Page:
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Posts Tagged ‘htts’

First, there’s this. I  got sick of writing the word “audience” in my notes in my high school drama class. I had a list of terms, on which “Author” was first, and “Audience” was second. I abbreviated “Audience” to “A-Squared”, working under the idea that because each member of an audience creates their own meaning of the text, the group is effectively a bunch of authors.  A-Squared is annoying to type, and so it’s become A2.

I’m in two classes right now: Documentary and Feminism in Media. Both classes are more awesome than they sound. And in both classes, we’ve had to examine, briefly, the idea of the audience and the Target Audience. But school’s not the only place the A2’s been popping up. It’s come up at work (yay, radio day job! So much fun!), it’s come up in random conversation with my sister, it’s come up…well, everywhere! Even on the bus, and I’m not one to talk to random bus riders. But I digress.

In my FM class, we looked at the creation of audience as commodity. Most people will balk at this; that’s ok. The question was, do media companies simply produce a product (ie, film)? Do they create their audiences? This gets into why there’s advertising and product placement in movies (my favorite soda has a cameo in X2, and my favorite candy starred in ET) and the creepy thought that media companies are like fishermen who use their catch as bait. It’s fascenating and horrifying, like Tom Sawyer’s big toe.

Media companies are, basically, producers and salesmen. As writers, we’re essentially the same thing. We produce content and persuade someone to buy it (or publish it). This is why Holly addresses A2 consideration in one of the HTTS lessons.

But in other areas of our lives, we’re also producers and salesmen, and this bears careful consideration. Our families see us every day. Friends and coworkers see us often. We are producing something every time we interact with them, whether or not we know it. We have secret ninja-like audiences making judgements about us based solely on what we are doing when they see us. It behooves us, then–woah I just used “behooves” in a sentence!–to consider our products, and our audiences, at all times.

Yeah, I went all vague there. It’s like this. My daughter watches me when I get home from work. She sees what I do, and what I emphasise. She decides whether to ask me for a cookie before dinner based on whether I’m cooking something or working on my computer. Why? Because I say yes more often when I’m on the computer. We call this A2 conditioning via repeat performance.  If my hubby sees that every day when I wake up, I’m a crabby monster, he’ll quit waking me up. Same deal. If my boss accidentally calls my line at work and I answer professionally without knowing who’s calling, he’ll consider letting me work a shift when people call in. I hope. A2 conditioning. People react to what they know of you. Do what you can to figure out what you want from them, then act in such a way that their automatic reaction gets you what you want.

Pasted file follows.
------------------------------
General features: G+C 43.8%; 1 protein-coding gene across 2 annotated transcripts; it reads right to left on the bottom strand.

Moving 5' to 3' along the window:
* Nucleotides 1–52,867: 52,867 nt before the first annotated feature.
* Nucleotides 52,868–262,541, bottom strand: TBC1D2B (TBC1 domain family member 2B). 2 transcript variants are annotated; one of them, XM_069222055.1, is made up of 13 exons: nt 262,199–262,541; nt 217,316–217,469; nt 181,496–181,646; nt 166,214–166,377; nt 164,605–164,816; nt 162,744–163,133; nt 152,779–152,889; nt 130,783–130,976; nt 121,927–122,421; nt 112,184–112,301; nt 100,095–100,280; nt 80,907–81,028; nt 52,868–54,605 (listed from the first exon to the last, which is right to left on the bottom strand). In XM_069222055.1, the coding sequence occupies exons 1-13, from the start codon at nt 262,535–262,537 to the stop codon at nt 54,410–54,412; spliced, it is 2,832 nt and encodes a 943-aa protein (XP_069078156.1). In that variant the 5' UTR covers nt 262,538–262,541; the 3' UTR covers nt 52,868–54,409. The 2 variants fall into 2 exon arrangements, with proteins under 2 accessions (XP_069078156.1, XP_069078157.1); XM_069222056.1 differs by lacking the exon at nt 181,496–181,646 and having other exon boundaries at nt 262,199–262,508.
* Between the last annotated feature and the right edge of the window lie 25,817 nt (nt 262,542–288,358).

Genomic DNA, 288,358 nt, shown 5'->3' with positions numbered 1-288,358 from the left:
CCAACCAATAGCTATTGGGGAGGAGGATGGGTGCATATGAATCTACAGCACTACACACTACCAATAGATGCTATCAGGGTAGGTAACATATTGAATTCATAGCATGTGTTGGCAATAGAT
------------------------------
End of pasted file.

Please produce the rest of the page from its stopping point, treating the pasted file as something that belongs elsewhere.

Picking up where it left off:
Don’t be fake about it, though. Everyone thinks they can fake it at some point, and we all know we can see right through ’em and we like to point and snicker about it. So don’t fake it. If getting a better shift by this time next year is your goal, do the same good stuff the people on the better shift do… and do it all the time. You can’t know when your boss is going to accidentally call you, so you answer all calls as if they were him.

This is longish and ramble-ish, but there’s a method to this madness. I started this post in order to work through my thoughts on A2 and why it makes me nervous, and here’s my conclusion: my grandpa always says, “If ya do what’cha always done, you’ll git what’cha always got!” If you want something else, do something else… because you always have an audience, and despite all efforts, you can’t pick who’s watching.

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Checklist: Check!

I’ve been thinking about the Locke Method, advertizing my books before they’re done, the HTTS/HTRYN/HTWAS boards, twitter, and marketing strategies in general. Also radio marketing in specific, but I’m not quite Patterson enough to buy airtime yet. I will when I can, but that’s another time.

Now, I’ve been thinking about how to use this blog to post things that MATTER. This means I need to know what matters when I’m writing a blog post.

The purpose of this blog is to track my HTTS (and ergo, writing in general) progress. That means that having a way to track my progress MATTERS. So does actually making progress.

So here’s my plan. I love checklists. The idea that everything that needs doing can be written down in one place and crossed off when it’s done is very liberating to me. I can do anything I have a checklist for.  Therefore, I am going to post my weekly writing checklist here. I’ll tweet “checklist update” when I post the list, and “Number (whichever) done!” to cross them off.

Another thing that matters with this blog is who may be reading it. I don’t want to give away “that other class” secrets–this is why there are passwords on posts. I’m not about to start another blog, though (due to my web design class, I’m up to five, and I can’t quite keep on top of them!).

So: The checklist itself won’t be passworded, but list items may say “HTRYN: Lesson 1” instead of “fill out a worksheet for this lesson on this topic”. I’ll also try to remember to catagorize posts by which class they’re for. If there’s a post that your password doesn’t reveal, it’s probably for a different class.

Well, that’s long, but straightforward. Onward!

 

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